If there's one thing that Indie games have in common, it's the fact that they have absolutely nothing in common. This means that when you sit down and open up a brand new title produced, written and drawn entirely by one man, as a rule you cannot be sure what to expect.
And that's a huge appeal to indie gamers. We've all at least seen Skyrim footage, and maybe pootled about on Call of Duty or made high-pitched whining noises until our housemates stopped playing FIFA. As gamers, we all have a certain knowledge of mainstream games in common. We can hammer off a definition of 'shooter' or summarise the basic plot to every dungeon crawler, and we can scoff into our expensive multicoloured LED keyboards when someone asks us what a 'mumorpuguh' is. Defining the key gameplay aspects of an indie game, however, is much more difficult - nay, impossible.
So when I hit on Blueberry Garden, I made a point of not looking anything up before opening the game, so everything was a surprise. I didn't know whether I would be murdering aliens with an assault rifle, or uniting the land in a revolution against the Empire. And, of course, none of that happened.
The game is cute. As a young lady who spends most of her current time virtually sighting down sniper rifles and rousing the other residents of her home at 3am to the fervent cries of 'headshot!', a cute game was a fairly welcome change.
You play as a flappy duck-man in a trilby who just has no clue what's going on, so around and around he flaps, exploring every hard-to-reach crevise and cranny of the surreal platform world and occasionally happening upon strange animals, fruit with magical powers, or random household objects. Sold yet? You will be when I tell you that there's a species of moose with sunglasses on. But you'll have to find them yourselves.
When I settled into the controls - having to use the arrows keys instead of the now-standard WASD set-up was a bit disorientating for my poor gamer hands - I was wooed by the idea of a no-pressure exploration game. I could take all the time that I wanted to see which fruit did what to my flappy duck-man, and find different ways to change the terrain, throw birds at passing marshmallows, or plant trees.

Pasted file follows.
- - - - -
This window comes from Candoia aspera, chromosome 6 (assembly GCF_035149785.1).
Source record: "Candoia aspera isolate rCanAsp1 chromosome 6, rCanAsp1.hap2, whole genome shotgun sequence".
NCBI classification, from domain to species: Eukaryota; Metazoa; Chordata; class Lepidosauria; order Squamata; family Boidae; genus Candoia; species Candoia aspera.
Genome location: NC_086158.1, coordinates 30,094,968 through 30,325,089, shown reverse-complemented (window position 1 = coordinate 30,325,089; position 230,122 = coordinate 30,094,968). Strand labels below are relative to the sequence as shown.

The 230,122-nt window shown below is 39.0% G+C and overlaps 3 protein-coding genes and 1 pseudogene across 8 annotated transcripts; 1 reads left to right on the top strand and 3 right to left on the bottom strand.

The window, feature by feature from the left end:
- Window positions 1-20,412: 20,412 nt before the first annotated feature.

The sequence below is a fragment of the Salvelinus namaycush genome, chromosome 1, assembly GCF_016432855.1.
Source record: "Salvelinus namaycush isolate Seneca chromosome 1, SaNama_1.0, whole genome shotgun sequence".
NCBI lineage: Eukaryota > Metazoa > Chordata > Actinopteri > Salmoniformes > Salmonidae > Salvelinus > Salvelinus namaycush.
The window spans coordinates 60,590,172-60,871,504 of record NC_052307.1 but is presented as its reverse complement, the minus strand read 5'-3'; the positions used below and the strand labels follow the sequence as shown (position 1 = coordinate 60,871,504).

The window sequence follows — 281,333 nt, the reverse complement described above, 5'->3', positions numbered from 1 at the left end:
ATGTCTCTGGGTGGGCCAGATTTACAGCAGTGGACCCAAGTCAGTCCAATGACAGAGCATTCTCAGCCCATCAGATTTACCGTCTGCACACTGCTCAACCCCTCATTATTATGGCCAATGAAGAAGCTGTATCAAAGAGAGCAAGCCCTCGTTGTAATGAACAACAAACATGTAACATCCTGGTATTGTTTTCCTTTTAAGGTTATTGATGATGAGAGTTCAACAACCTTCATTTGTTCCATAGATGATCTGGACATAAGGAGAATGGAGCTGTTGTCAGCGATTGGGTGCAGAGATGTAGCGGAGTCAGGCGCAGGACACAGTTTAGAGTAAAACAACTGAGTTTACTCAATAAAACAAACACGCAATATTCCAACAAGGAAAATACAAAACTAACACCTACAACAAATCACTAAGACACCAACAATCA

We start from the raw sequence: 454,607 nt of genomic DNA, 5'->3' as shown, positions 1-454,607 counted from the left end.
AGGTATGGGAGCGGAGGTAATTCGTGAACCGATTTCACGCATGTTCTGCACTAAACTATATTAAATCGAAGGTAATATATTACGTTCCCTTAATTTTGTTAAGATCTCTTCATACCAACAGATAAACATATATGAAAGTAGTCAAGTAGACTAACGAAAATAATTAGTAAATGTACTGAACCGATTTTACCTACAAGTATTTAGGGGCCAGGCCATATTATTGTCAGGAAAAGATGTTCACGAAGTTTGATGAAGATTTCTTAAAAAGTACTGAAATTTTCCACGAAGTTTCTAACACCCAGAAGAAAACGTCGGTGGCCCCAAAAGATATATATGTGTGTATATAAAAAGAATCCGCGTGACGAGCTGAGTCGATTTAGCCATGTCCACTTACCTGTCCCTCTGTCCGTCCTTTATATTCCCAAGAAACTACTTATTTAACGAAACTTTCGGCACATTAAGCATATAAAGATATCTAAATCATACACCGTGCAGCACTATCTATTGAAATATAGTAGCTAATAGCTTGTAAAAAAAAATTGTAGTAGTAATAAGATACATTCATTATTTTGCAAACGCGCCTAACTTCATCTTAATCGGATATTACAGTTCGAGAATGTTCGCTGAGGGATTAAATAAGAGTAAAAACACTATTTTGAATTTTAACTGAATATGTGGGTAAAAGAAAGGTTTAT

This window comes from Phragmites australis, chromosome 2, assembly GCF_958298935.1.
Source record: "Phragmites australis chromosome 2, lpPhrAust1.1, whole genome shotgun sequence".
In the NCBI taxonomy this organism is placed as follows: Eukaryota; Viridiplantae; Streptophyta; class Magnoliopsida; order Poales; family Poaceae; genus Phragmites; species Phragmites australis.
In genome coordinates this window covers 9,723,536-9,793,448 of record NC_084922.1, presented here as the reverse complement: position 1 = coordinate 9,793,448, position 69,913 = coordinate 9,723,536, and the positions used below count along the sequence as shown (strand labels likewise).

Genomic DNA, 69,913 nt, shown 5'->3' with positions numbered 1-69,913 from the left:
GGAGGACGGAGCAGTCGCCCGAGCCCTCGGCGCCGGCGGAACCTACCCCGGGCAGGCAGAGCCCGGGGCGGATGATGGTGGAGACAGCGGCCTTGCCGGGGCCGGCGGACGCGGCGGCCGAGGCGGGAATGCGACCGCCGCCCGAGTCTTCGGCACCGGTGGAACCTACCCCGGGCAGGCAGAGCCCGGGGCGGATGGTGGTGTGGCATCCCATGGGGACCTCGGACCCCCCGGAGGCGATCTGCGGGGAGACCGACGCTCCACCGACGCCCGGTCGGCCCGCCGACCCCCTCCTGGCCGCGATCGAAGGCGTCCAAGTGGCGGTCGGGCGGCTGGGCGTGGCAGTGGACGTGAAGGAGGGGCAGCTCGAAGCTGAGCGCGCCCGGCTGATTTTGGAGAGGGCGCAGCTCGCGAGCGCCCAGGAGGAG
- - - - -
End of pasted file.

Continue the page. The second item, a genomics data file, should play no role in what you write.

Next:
But, no. Actually, in Blueberry Garden you're on a strict time limit, and it takes you a while to cotton onto the fact that despite the tinkling introspective music and the whimsical fedora, you are all going to die if you don't complete the game as quickly as possible.
So, after I watched flappy duck-man not really mind about his inevitable and fairly slow death, I started again with a new grasp of the objectives and controls, and this time I was off; no time to mess around with the moose or the marshmallows. I had a garden to save.
Unlike any other game I've played recently, I was actually rewarded for completing this game. Svedang includes a URL and a password after you have completed everything there is to do. It was lovely to feel as though I was part of a special club: those who had spent enough time on this man's creation to deserve a pass into a corner of the internet that not many other people would ever see.
So, in the end: the game is nice. There's not really much else to say. I hardly wanted to scream in frustration at all, and that is a wonderful change of pace for a gamer. I believe that this creation is more suited to casual gamers, though, as they are less likely to be incensed at the idea of a game that lasts absolutely no more than an hour. The music is pleasant enough, but oddly sporadic, meaning there are weird stretches of fuzzy silence. The Easter Eggs are good for a smile, but if you play the game wrong you will have to watch as the moose and the marshmallows die a slow, totally apathetic death.
If you're a fan of the genre - though we've already established that 'the genre' can't really mean much in this case - there are, regrettably, better games out there, with more satisfying and clear objectives, or with more attractive scenery.
Blueberry Garden is...nice. Worth an hour of your time, but nothing that will creep into your dreams at night.
Want to try out Blueberry Garden for yourself? Good news, we have a digital copy (PC version) to give away! To enter, all you need to do is answer the following question:
What's your favourite unusual indie game? Let us know in the comments below to enter!
Giveaway is closed!